Countries like Germany must know that once all their nuclear and coal plants have been closed (by order), their security of electricity supply would be heading towards zero without gas and imports. Saying it’s just a question of peak demand is nonsense, and they know that as well, but still pursue their delusional energy policies. What happens after 2050 when the gas is turned off is a mystery.
– – –
The European Commission is reconsidering the position of gas in its sustainable finance taxonomy by recognising the fossil fuel’s role in keeping the lights on during peak electricity demand, according to a leaked document seen by EURACTIV.
The EU executive is currently drafting a rulebook for sustainable finance, drawing up a complete set of criteria defining what can be considered as a “green” investment in the European Union.
The draft rules – or “delegated acts” in EU jargon – are an essential part of plans to bring private finance onboard with Europe’s transition to a zero carbon economy and prevent greenwashing from firms making false environmental claims.
However, environmental groups have voiced concern that a leaked proposal to expand the remit of fossil gas in the taxonomy could in itself amount to greenwashing.
“Stakeholder feedback has highlighted that gas-fired power generation plays an important role in guaranteeing the reliability of electricity supply by compensating for times of low generation by intermittent renewable energy generation (wind, solar) and contributing to grid stability,” the leaked proposal says.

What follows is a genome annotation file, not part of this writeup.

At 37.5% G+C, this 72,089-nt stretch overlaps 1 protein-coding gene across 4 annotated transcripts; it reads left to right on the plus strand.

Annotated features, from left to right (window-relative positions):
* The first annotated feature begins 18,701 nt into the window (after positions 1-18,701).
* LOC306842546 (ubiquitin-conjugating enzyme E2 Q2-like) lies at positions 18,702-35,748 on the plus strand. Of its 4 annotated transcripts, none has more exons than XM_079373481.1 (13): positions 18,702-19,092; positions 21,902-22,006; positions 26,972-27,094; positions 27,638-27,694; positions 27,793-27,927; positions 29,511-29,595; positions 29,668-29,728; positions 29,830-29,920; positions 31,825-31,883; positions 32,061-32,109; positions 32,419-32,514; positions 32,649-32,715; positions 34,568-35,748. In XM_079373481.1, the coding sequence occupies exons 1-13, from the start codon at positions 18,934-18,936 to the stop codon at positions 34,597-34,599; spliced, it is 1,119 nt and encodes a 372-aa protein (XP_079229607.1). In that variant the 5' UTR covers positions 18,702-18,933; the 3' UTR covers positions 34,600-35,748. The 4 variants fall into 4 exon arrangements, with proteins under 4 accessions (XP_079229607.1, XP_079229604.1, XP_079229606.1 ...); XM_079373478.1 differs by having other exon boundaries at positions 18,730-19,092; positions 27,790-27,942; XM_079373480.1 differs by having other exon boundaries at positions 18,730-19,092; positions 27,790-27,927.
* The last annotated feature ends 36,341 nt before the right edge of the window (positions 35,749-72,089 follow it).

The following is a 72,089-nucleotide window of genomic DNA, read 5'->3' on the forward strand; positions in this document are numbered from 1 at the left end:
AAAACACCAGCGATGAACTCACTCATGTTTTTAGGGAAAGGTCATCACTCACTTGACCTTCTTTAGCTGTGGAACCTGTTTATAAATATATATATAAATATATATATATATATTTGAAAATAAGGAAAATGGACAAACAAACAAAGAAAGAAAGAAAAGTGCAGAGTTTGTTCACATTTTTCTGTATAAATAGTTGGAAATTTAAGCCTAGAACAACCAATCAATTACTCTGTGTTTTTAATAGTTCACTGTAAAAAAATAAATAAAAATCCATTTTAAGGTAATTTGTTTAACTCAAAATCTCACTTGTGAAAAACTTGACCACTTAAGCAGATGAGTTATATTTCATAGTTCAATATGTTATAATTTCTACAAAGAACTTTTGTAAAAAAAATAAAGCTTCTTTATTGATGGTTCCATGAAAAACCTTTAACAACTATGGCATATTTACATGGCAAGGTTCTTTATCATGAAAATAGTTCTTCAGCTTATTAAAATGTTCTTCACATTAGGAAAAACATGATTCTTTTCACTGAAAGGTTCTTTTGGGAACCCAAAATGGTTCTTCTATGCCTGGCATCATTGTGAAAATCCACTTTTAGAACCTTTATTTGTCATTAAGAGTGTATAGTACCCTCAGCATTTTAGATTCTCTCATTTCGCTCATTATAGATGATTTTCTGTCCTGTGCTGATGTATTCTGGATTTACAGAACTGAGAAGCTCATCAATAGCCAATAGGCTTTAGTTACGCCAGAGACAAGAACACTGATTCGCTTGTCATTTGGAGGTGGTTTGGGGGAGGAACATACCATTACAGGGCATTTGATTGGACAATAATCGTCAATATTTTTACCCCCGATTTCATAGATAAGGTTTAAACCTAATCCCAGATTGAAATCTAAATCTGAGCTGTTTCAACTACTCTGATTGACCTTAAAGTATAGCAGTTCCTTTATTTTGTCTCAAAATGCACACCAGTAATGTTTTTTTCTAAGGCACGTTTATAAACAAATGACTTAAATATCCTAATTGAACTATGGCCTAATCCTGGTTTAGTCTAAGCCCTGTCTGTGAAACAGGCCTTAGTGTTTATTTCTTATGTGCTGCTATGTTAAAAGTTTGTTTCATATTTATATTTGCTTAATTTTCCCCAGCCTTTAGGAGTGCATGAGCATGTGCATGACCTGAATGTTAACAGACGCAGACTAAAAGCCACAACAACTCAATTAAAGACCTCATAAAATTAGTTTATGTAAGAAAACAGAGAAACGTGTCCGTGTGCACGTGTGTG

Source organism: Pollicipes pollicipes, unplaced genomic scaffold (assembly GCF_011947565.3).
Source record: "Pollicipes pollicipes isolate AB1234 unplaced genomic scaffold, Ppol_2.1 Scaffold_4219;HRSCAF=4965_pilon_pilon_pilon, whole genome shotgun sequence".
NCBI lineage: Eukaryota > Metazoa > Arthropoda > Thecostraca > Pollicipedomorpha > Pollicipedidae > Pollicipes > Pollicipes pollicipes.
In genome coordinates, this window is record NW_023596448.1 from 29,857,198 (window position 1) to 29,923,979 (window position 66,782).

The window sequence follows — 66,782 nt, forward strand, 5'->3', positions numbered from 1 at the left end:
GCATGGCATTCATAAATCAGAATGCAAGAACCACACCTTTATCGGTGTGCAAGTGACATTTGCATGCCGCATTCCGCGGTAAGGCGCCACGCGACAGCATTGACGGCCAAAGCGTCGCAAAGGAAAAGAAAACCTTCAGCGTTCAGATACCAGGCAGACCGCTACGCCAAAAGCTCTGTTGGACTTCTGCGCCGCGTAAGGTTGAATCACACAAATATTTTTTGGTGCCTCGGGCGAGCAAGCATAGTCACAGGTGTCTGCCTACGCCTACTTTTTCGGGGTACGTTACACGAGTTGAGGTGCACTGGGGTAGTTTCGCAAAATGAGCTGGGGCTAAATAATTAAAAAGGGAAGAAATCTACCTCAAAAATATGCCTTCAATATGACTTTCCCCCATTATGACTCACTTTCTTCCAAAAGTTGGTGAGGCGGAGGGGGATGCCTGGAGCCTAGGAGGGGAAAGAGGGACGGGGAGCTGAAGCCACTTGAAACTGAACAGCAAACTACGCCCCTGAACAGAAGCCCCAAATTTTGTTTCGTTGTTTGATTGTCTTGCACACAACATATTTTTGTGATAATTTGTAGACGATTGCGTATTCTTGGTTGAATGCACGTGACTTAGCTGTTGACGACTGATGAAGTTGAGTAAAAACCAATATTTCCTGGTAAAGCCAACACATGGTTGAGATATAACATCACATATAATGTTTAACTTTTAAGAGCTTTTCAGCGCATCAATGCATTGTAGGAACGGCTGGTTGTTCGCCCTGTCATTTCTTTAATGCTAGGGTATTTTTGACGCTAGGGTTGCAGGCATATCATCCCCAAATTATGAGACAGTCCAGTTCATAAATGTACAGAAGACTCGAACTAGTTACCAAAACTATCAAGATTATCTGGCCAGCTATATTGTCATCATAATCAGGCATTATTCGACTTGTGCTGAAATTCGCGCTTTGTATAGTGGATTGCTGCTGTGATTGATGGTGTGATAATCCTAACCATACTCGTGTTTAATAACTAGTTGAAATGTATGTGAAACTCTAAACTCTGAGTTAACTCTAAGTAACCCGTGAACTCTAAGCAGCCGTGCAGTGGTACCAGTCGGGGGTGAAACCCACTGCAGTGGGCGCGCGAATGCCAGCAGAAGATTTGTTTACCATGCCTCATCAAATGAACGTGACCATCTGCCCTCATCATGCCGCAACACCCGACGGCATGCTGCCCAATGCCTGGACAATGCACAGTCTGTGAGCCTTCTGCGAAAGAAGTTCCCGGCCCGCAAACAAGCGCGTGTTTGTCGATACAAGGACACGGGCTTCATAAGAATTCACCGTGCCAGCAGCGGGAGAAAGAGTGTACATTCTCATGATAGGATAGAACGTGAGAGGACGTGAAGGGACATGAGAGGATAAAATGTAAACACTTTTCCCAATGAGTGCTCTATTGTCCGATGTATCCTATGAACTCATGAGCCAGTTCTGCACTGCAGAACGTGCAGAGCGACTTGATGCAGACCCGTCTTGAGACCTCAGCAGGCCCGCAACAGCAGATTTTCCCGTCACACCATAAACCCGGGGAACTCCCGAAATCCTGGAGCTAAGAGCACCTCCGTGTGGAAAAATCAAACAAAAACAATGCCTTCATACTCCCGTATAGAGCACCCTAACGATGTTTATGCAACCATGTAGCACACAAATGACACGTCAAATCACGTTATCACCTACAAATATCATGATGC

To acknowledge this, the draft text puts forward two options:
— The first recognises a role for “gaseous and liquid fuels” in providing a backup role for electricity generation, provided that “the direct greenhouse gas emissions of the activity are lower than 244gCO2e/kWh” or lifecycle emissions are “lower than 820 kgCO2e per kW of net installed capacity.”
— The second is to create a new category recognising “the role of gas-fired electricity generation” in grid stability, provided that “the activity is associated with life-cycle greenhouse gas emissions that are lower than 820 kgCO2e per kW of net installed capacity per year.”
“A gas-fired power plant used specifically for maintaining the reliability of electricity supply by contributing to grid stability can be assumed to operate 2,000 hours per year or less,” says the draft text.
This would enable gas plants which operate for less than 2,000 hours a year to fit into a “transition” category in the sustainable finance taxonomy because they would “guarantee the reliability of electricity supply” until their operating hours eventually fall down to zero by 2050.
As a general rule, the European Commission never comments on leaked documents.
via Tallbloke’s Talkshop
March 12, 2021 at 03:54AM